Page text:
New Marmot Review: Thousands will die and millions of children will suffer from ‘humanitarian crisis’ of fuel poverty
Epidemic-levels of fuel poverty affecting half of UK households will cause a ‘significant humanitarian crisis with thousands of lives lost and millions of children’s development blighted’, warn leading health experts in the latest hard-hitting Marmot review led by the UCL Institute of Health Equity.
Published today, the new review, Fuel Poverty, Cold Homes and Health Inequalities, predicts significant health, social and education detriment for a new generation of children if, as forecast*, 55% of the UK’s households (around 15 million people), fall into fuel poverty by January 2023 without effective interventions.
A household is in fuel poverty if they are on a low income and face high costs of keeping adequately warm and other basic energy services. Fuel poverty is driven by three main factors: household income, the current cost of energy and the energy efficiency of a home.
Led by Professor Sir Michael Marmot, Director of UCL Institute of Health Equity, with
Professor Ian Sinha, Consultant respiratory Paediatrician at Alder Hey Children’s Hospital, Liverpool, the review links the ‘dangerous consequences’ of living in a cold home to a child’s health and future life expectancy.
In publishing the report, Sir Michael warns fuel poverty has a damaging and significant consequence for health, with thousands losing their lives unnecessarily and health inequalities widening, making the government’s attempt to ‘level up’ even harder to achieve:
“Warm homes, nutritious food and a stable job are vital building blocks for health. In addition to the effect of cold homes on mental and physical illness, living on a low income does much damage. If we are constantly worrying about making ends meet it puts a strain on our bodies, resulting in increased stress, with effects on the heart and blood vessels and a disordered immune system. This type of living environment will mean thousands of people will die earlier than they should, and, in addition to lung damage in children, the toxic stress can permanently affect their brain development.
“Over the last decade the UCL Institute of Health Equity has laid out clearly, in repeated reviews of health inequalities, what needs to be done to ensure everyone has the opportunity to live a long and healthy life, in dignity. In a rich country like the UK, the idea that more than half of households should face fuel poverty is a sad judgement of the management of our affairs. It is an absolute travesty that energy companies are raking in billions of pounds in profits and tax cuts are being suggested while half the population is facing shortened lives and severe hardship through no fault of their own.”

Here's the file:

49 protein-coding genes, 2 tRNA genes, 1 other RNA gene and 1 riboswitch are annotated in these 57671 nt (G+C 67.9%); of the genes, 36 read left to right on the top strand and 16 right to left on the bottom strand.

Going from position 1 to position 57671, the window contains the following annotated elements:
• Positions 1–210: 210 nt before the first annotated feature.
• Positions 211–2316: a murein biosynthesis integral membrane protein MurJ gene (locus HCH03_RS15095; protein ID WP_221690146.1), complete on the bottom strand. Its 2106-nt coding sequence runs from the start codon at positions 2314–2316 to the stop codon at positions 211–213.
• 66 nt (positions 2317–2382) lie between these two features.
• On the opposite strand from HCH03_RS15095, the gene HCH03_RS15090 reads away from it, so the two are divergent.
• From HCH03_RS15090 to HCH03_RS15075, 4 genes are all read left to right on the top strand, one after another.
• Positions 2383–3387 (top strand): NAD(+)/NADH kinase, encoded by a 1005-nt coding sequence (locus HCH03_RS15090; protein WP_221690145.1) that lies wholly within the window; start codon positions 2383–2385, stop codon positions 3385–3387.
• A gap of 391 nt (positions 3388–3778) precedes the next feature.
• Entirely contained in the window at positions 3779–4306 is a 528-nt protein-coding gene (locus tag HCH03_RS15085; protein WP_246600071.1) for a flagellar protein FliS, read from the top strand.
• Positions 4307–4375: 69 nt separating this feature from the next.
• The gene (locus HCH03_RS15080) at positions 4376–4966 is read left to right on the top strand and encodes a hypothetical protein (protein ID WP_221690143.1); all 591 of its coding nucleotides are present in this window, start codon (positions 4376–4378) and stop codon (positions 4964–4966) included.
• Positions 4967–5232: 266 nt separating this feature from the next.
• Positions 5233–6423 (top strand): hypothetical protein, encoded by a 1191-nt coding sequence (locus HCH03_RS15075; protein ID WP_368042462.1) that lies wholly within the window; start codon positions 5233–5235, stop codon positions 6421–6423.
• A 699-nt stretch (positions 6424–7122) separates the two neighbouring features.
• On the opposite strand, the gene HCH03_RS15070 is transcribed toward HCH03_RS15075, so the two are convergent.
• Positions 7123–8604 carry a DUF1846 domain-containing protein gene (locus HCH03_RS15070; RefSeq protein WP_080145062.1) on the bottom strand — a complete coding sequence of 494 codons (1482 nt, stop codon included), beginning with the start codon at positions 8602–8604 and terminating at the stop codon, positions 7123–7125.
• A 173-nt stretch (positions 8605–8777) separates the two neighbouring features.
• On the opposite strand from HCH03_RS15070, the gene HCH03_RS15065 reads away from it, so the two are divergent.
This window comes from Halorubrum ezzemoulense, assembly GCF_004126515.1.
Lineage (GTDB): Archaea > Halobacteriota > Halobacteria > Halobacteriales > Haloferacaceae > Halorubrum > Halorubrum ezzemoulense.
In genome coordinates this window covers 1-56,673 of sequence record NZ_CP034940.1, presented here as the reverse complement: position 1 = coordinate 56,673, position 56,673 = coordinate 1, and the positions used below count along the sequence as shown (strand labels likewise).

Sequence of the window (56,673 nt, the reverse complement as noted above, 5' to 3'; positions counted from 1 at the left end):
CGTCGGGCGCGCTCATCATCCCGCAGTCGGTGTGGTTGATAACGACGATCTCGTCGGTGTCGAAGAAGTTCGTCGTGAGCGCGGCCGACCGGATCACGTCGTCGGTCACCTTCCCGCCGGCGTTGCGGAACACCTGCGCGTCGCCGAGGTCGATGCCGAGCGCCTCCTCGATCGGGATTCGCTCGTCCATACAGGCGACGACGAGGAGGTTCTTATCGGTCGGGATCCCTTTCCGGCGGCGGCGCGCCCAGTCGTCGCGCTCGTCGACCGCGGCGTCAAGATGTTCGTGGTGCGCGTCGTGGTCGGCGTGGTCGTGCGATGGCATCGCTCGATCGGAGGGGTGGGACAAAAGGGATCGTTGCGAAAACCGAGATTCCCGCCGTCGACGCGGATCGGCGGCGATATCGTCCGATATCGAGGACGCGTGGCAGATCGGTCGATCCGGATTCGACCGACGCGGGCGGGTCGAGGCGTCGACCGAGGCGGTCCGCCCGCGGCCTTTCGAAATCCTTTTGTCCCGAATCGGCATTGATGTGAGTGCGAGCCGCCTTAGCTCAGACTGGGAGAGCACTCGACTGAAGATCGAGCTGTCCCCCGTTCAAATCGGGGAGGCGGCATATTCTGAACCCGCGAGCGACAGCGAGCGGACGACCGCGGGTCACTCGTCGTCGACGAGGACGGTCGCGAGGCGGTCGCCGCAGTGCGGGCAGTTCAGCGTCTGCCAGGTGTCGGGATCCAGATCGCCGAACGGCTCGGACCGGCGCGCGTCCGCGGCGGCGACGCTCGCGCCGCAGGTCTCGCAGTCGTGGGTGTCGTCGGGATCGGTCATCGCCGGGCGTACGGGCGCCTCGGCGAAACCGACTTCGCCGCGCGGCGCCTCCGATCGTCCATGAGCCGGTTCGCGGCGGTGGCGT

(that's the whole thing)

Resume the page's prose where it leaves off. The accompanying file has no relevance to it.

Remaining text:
He added: “The government needs to act, and act right now. It’s clear we are facing a significant humanitarian crisis with thousands losing their lives and millions of children’s development blighted, leading to inequalities that will last a lifetime.”
Professor Ian Sinha, Consultant Respiratory Paediatrician at Alder Hey Children’s Hospital explains: “There is a window of opportunity in childhood for optimal respiratory maturation. This is impaired by problems associated with cold, substandard, or overcrowded housing such as viruses, dust,
mould, and pollution. When we add in factors such as cutting back on food to pay the gas bills, and the mental health and educational impact of cold houses, the picture is bleaker still.
“Without meaningful and swift action, therefore, my concern is that cold housing will have dangerous consequences for many children now, and through their life-course. Lifelong health inequalities, repeatedly and eloquently described by Sir Michael take root in childhood – there is no doubt that the standard of a child’s house is a key factor.”
Alongside health, the review also suggests fuel poverty will lead to substantial and long-lasting education inequalities.
Sir Michael added: “Children living in a cold house are less likely to be able to do their homework, leading to them falling behind at school. Long-term that is more likely to lead to low-income, unstable work and not being able to make ends meet. Educational achievement is a key predictor of long-term health and longevity, and health inequalities.”
Fuel poverty: the problem, some key facts and stats:
· Cold homes adversely affect child development, can cause and worsen respiratory conditions, cardiovascular diseases, poor mental health, dementia and hypothermia
· Illnesses linked to cold, damp and dangerous homes cost the NHS more than £2.5 billion a year
· An estimated 63,000 people died in England 2020-21 as a result of excess winter deaths (most caused by COVID-19**), to which cold homes and fuel poverty also contributed, with some 10% directly attributable to fuel poverty.